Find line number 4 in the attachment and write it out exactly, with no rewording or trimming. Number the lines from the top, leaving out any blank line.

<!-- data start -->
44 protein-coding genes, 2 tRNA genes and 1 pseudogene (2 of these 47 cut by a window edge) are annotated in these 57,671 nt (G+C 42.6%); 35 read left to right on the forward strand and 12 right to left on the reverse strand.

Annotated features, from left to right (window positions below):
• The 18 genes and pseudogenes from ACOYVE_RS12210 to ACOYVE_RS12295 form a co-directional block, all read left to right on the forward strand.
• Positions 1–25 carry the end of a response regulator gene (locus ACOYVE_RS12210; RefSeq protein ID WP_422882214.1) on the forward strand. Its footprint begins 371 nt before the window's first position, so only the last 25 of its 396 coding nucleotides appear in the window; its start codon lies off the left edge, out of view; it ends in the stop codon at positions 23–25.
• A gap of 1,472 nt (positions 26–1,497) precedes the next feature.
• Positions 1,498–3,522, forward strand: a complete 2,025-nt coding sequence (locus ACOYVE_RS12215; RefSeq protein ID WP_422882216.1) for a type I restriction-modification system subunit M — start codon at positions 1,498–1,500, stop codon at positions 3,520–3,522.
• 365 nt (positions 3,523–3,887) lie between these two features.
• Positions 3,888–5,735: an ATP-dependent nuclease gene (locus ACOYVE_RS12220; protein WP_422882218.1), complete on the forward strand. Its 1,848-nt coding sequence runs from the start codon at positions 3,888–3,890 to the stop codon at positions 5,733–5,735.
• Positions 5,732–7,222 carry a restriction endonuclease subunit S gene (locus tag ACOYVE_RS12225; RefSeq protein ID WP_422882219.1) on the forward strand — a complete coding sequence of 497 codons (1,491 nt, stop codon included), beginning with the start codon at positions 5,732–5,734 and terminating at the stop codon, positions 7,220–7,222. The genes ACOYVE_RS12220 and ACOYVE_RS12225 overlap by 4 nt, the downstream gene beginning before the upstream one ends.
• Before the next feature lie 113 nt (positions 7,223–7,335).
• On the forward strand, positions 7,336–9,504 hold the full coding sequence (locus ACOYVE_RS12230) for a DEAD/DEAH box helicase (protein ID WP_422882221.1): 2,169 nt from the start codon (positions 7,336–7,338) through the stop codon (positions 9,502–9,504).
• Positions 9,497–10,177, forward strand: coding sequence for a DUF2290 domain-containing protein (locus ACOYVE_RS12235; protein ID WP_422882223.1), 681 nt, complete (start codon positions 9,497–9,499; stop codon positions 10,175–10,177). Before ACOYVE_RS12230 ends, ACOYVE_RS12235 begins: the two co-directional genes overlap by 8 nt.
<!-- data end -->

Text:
• Positions 1–25 carry the end of a response regulator gene (locus ACOYVE_RS12210; RefSeq protein ID WP_422882214.1) on the forward strand. Its footprint begins 371 nt before the window's first position, so only the last 25 of its 396 coding nucleotides appear in the window; its start codon lies off the left edge, out of view; it ends in the stop codon at positions 23–25.